Welcome to the musical meandering insights of Aaron Joy. Here you'll find 600 reviews of CDs & DVDs of rock & metal in all its variations, mainstream & indie. What they all share is that the album or band is unique in some way & not every submission was reviewed. Please share these reviews or link to them if you like what you read. Reviews are no longer being posted here but feel free to e-mail Aaron & post comments. (Formerly the Roman Midnight Music Blog) (last update 5/23/2017)

February 17, 2013

Yngwie Malmsteen & Rising Force ~ Perpetual Flame

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Style: power metal, heavy metal, blues-rock, progressive
Label: Rising Force Records
Year: 2008
Home: n/a

Members: Yngwie Malmsteen ~ guitars/bass/keyboards/sitar/b. vocals
Patrick Johansson ~ drums
Tim "Ripper" Owens ~ vocals
Derek Sherinian ~ keyboards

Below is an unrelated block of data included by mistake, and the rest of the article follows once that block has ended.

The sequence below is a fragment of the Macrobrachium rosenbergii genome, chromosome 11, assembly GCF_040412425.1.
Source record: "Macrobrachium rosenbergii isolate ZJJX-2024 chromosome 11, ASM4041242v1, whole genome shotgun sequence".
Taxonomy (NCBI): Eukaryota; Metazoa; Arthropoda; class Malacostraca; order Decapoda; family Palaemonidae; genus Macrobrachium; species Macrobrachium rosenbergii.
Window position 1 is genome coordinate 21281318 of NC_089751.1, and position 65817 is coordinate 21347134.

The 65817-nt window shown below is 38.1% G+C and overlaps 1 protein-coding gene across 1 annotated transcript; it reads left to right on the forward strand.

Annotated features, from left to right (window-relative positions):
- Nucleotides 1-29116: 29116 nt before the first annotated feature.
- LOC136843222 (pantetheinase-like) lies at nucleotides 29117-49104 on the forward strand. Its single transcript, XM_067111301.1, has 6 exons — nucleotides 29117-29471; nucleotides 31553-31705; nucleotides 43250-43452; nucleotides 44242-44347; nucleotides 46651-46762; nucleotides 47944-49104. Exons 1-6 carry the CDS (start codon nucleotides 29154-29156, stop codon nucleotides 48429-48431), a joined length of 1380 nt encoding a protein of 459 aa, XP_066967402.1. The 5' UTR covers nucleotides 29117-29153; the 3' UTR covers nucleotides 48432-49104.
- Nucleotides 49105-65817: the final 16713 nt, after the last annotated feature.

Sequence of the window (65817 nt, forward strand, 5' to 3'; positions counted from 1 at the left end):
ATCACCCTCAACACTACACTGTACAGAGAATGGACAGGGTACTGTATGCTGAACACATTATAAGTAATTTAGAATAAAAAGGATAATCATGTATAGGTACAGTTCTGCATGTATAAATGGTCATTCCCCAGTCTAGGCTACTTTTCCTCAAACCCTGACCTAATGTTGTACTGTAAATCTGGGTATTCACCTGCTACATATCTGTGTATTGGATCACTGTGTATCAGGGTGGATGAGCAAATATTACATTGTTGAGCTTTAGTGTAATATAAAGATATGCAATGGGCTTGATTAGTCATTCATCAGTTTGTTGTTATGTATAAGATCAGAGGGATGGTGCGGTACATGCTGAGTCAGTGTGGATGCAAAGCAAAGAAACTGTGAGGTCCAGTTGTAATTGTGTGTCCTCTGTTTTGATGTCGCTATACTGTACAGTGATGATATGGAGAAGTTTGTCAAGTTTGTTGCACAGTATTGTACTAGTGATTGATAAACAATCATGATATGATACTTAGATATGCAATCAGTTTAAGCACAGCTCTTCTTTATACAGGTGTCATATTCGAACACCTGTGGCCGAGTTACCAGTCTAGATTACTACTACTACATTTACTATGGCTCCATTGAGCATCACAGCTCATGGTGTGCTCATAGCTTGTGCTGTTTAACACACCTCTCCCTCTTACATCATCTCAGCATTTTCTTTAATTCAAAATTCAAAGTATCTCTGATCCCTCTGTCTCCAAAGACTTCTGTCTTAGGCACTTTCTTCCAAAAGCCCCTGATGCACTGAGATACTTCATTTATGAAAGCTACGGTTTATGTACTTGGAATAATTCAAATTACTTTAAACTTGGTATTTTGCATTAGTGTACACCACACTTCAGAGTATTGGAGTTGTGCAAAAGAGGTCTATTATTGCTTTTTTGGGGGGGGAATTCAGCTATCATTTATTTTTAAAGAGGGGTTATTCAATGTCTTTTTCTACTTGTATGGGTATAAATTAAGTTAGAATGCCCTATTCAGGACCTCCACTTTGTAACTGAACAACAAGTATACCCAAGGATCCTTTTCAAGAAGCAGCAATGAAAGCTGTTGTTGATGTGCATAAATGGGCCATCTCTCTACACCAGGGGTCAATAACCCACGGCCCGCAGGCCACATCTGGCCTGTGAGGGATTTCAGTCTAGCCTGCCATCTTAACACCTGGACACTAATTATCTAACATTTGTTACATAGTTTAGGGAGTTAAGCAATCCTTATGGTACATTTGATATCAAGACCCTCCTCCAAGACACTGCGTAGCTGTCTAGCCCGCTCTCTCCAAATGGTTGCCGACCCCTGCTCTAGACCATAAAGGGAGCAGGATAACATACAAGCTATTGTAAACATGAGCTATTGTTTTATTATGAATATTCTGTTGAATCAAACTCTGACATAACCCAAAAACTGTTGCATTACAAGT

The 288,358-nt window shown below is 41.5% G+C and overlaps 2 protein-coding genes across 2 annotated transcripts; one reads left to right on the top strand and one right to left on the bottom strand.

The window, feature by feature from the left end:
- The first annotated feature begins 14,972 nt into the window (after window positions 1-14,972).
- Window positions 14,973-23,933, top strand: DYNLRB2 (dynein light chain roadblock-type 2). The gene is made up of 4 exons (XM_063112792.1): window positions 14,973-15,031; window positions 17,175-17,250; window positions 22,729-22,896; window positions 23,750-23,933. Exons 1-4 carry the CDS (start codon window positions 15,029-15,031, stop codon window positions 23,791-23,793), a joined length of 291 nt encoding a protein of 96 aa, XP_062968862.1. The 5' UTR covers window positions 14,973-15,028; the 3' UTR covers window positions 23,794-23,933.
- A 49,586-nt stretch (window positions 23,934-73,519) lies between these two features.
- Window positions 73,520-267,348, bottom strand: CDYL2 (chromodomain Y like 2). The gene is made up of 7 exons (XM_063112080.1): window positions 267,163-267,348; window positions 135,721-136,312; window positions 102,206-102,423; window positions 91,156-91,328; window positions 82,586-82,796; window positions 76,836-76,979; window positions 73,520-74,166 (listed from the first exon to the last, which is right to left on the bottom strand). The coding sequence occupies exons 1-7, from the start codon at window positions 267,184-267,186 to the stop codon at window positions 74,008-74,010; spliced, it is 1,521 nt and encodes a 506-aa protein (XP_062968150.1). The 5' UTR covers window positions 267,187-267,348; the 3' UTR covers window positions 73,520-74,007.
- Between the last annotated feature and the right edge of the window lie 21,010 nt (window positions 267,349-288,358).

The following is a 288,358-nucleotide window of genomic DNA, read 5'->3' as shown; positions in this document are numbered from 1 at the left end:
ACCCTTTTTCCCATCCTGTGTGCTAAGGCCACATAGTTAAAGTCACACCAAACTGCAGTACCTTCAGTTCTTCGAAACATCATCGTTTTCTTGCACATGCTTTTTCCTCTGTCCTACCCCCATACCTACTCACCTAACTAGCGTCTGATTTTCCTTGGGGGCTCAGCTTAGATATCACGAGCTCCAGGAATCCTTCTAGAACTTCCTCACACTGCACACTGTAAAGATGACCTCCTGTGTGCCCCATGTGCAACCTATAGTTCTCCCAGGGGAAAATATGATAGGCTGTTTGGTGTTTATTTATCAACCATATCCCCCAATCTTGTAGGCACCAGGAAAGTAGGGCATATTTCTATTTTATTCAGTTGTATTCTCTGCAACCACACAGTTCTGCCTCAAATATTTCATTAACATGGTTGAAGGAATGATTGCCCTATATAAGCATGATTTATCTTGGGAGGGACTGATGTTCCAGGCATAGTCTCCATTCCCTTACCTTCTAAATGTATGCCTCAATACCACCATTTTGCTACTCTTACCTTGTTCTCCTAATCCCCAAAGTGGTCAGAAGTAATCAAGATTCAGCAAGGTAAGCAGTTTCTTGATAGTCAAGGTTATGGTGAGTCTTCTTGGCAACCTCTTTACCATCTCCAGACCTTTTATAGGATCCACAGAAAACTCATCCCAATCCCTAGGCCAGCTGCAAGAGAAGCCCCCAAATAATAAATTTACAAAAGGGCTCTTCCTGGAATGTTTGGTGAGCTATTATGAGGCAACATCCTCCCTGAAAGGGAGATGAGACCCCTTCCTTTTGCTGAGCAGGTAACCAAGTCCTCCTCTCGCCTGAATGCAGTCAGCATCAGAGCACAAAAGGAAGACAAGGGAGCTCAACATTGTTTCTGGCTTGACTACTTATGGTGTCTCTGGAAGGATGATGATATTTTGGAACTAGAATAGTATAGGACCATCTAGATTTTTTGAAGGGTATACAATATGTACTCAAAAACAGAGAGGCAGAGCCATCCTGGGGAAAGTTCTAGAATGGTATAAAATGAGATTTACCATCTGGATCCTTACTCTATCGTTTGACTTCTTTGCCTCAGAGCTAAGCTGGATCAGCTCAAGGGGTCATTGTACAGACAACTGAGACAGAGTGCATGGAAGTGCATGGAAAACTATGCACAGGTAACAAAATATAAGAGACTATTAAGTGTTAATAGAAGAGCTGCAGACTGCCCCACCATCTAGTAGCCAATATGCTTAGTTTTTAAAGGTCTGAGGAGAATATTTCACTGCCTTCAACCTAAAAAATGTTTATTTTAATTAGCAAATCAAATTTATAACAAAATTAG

It's taken me a long time, lots of listens & albums, & past reviews here will contest to some of that search, but I can say I have finally found a YM album where from start to finish I enjoyed nearly every song & more importantly wasn't walking away bored & overdosed. Excluding his first album with Rising Force, & stuff with Alcatrazz, everything that has come later from him has done nothing but disappointment me except for random tracks. & usually I'm interested primarily because of the vocalist ... though bad lyrics do just as much as bad over-playing. Yes, YM was & is a pioneer guitarist doing something no one else does & really remains unmatched. But, bad lyrics, break from the speed onslaught, lack of contribution from his band & a general lack of soul or variation I have found to haunt all his work. One guitar solo at breakneck spead spread out for countless years is how I categorize YM's career. Then comes Perpetual Flame. I can't explicitly say what makes this album great, though others have verified it as his one of his best. It's the same guitar riffs as always with the same epic lyrics. Though, maybe this time the formerly missing secret ingredient is in the singer. YM always chooses top notch musicians & singers, without a doubt, to counter his guitar attack, but this time this frontman might have had just enough input to make a stronger impact than normal, though no writing credits exist ... or maybe he didn't & YM was just inspired like never before. Or, maybe the singing is a step above what other frontmen have done & really does intertwine in a way that YM has not been able to do with anyone else except for Jeff Scott Soto. The singer in question is Tim "Ripper" Owens, formerly of Iced Earth & Judas Priest, now the ninth singer YM has had leading his band. But, is Owens the secret? Also in the band is former Alice Cooper & Dream Theater keyboardist Derek Sherinian who has a colorful range of music at his fingers & might have something to do with it. But, it's hard to say exactly what makes this album stand out from the rest. Honestly, the template is no different than any other album. The songs really don't vary that much, in that predictably YM way where each song generally sounds the same & each album like the last. Maybe it's because the weaker songs aren't too bad & beside the stronger songs end up sounding better than they really are. The one weakness is the obligatory instrumental "Caprici Di Diablo". I don't understand the desire of guitarists to show off with instrumentals when that's what they do usually just with vocals. For me few really imitate a vocalist in such a way that the song is just as good without a singer. Van Halen has done this too & those instrumental tracks I usually throw out. The guitar is melodic like a vocalist, but its not no matter how it's played. The only guitarists I know who really sing like an vocalist are in the jazz field or rock guys with a strong horn sensibility. Though "Caprici Di Diablo" is also YM's classical metal moment that he can't leave out. It's excusible, though is made less so by being followed by the instrumental "Lament". "Lament" is the better of the two & YM doing the blues is a good & too rare thing, & far more interesting than the classical thing, but I would have preferred to hear the instrumentals laced through the album & not clumped together. I understand that YM's Rising Force was originally both instrumental & vocal tracks, but I feel YM had moved beyond that into including more vocals. But, maybe that's why this album sounds good - it brings back something from the gold old days when the music was still vibrant & new. Including the Rising Force name on the album also helps, but this is not the same band so it's just a name. "Magic City" is a particular highlight that sounds like Whitesnake though a shorter solo would be better, but slow YM might be something not wish away too fast. If you want to get into YM Perpetual Flame might be the first & last place to turn to. It's the best.

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